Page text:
With a busy week behind you and the weekend within reach, there’s no shame in taking things a bit easy on Friday afternoon. With this in mind, every Friday TriplePundit will give you a fun, easy read on a topic you care about. So, take a break from those endless email thread and spend five minutes catching up on the latest trends in sustainability and business.
American eating habits have been the joke of the world for years. The fat, lazy American filling up on junk food and soda proved to be both a punchline and an unfortunate reality. But if recent trends are any indication, the American food industry may be changing for the better.
As consumers become more conscious about calories and wary of mysterious ingredients, food and beverage companies are forced to take notice -- and take notice they have: in the form of healthier options and expanded corporate social responsibility (CSR) programs. So, are Americans really ready for a turnaround when it comes to food? These five signs point to yes.
Case in point: Each American consumed roughly 56 gallons of soda -- the equivalent of 1.3 oil barrels -- every year in 1998, Bloomberg Businessweek reported. In contrast, Americans now drink around 450 cans of soda annually (roughly 42 gallons), the same as they did in 1986. Likewise, fast food chains like McDonald's are seeing sales plummet, worrying executives and shareholders alike.
In an attempt to win back favor with consumers, fast food and beverage companies are rolling out more health-conscious options -- from Coke and Pepsi's stevia line to McDonald's 'artisanal' buns. But the question here is: Will it be enough?
Likewise, Chipotle -- the fast-casual Mexican chain that's taken the lead on everything from local ingredients sourcing to supply chain transparency -- has seen sales surge: The company raked in more than 4.1 billion last year, compared to 3.2 billion in 2013, which amounts to a 27 percent increase. Comparatively, McDonald's saw its U.S. sales drop 4 percent in February alone.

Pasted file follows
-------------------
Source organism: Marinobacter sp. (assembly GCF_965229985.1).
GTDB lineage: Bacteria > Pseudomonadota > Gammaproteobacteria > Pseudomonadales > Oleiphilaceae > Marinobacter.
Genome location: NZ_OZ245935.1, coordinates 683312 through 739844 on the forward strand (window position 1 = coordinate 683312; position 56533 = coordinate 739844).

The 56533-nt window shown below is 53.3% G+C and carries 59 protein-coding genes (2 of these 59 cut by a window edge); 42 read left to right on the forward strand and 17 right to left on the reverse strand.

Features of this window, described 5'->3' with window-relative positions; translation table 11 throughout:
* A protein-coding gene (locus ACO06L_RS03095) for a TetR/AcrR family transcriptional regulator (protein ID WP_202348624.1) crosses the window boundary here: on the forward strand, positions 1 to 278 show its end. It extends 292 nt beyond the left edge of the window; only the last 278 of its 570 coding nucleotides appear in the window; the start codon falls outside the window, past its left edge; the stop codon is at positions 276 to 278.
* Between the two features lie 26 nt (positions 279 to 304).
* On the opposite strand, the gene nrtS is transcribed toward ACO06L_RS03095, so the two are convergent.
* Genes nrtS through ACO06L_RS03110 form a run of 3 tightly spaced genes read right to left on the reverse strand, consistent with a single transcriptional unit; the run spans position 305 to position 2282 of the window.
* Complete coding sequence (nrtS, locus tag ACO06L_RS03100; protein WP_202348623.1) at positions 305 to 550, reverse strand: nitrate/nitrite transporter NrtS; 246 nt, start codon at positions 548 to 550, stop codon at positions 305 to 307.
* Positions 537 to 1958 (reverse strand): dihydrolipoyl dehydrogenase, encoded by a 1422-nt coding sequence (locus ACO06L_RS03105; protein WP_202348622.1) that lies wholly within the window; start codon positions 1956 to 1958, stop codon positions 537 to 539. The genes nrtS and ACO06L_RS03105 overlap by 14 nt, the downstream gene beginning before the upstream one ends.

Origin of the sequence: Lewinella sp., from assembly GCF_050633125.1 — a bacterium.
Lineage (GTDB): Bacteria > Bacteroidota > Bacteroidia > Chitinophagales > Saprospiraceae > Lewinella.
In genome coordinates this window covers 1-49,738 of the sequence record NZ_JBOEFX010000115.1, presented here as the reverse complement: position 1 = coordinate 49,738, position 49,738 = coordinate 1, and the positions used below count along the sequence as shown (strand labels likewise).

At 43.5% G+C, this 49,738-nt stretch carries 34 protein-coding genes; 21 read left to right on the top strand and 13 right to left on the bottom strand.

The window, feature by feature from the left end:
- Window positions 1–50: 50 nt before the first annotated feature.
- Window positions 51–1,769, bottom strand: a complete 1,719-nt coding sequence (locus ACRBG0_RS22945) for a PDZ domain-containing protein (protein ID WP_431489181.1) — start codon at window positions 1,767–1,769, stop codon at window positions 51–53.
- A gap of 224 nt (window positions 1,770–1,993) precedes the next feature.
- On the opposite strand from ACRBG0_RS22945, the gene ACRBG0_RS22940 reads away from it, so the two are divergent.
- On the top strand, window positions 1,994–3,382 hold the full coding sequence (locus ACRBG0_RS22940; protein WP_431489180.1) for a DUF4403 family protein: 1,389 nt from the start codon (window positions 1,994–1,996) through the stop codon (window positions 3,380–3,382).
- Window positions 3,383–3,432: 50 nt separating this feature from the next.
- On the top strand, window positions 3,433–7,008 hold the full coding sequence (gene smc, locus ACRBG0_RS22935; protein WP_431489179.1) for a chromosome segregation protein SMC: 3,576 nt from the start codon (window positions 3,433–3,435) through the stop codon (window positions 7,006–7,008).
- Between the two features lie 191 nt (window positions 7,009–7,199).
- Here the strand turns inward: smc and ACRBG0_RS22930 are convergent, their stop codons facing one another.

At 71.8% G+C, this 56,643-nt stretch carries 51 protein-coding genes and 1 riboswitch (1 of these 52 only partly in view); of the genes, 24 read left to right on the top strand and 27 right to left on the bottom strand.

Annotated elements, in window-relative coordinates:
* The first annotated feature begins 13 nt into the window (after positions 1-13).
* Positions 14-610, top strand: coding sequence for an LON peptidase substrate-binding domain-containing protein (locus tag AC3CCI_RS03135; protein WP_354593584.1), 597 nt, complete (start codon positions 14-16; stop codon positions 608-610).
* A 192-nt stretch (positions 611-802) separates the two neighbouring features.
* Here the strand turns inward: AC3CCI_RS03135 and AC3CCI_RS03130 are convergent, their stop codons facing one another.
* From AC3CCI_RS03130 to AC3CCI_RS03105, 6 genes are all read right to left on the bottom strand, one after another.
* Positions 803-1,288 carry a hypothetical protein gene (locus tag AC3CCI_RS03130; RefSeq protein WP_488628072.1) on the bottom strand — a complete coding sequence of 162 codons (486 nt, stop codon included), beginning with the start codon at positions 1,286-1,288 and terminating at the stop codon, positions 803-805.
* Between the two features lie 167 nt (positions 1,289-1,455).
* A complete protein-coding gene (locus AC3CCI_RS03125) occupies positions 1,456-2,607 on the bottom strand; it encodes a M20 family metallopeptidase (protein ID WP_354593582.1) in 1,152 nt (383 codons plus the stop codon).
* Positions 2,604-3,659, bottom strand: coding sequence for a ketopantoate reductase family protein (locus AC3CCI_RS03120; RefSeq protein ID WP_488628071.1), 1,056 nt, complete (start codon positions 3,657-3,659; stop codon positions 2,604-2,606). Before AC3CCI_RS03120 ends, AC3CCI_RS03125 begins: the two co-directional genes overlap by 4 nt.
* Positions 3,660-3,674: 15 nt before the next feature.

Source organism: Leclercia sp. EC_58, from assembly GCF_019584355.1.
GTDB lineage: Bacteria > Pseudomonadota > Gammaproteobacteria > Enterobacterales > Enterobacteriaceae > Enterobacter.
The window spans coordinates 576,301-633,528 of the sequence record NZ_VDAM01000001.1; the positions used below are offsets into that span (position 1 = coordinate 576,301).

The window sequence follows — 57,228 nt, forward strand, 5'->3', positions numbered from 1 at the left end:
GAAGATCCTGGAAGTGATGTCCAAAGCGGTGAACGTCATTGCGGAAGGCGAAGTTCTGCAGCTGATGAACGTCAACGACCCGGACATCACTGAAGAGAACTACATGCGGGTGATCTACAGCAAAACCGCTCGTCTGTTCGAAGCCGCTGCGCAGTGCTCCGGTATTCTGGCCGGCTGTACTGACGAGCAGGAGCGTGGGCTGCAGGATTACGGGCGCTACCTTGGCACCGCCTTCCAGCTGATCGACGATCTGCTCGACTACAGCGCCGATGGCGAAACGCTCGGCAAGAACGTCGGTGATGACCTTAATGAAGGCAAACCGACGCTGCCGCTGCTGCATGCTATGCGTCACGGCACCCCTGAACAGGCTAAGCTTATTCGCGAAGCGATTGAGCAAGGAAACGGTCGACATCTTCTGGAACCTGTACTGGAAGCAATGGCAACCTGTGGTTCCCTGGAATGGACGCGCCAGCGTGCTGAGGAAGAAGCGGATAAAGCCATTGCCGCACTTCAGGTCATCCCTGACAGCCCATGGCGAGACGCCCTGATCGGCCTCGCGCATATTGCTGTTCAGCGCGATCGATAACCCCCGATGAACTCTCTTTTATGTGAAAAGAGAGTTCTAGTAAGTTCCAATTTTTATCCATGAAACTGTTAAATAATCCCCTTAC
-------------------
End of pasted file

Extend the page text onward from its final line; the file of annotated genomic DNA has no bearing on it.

Beyond that: More than two-thirds of supply chain executives surveyed in PwC’s 2013 Global Supply Chain Survey said sustainability will play an important role in managing supply chains through 2015 due to the potential to improve resilience, reduce costs and support growth. In an op-ed on TriplePundit, PwC's Shannon Schuyler predicted that this year "investors can expect to see increased collaboration at the supply chain level, leading the way for more sustainable sourcing."
Its move was surely big news, but it came as no huge surprise to those in the CSR community, as Chipotle is a known leader in sustainable sourcing. But other brands seem to be taking notice of customers' mounting concern over animal welfare as well: Last month Costco, which sells 80 million rotisserie chickens a year, announced it will stop selling chicken and other meats treated with antibiotics. Other food giants -- from Starbucks and Panera Bread to Nestle, Chick-fil-A and even McDonald's -- have also adopted new animal welfare standards in the face of consumer pressure.
So, have Americans finally turned the corner when it comes to their eating habits? Only time will tell, but it sure looks promising.
Image credit: Flickr/badlyricpolice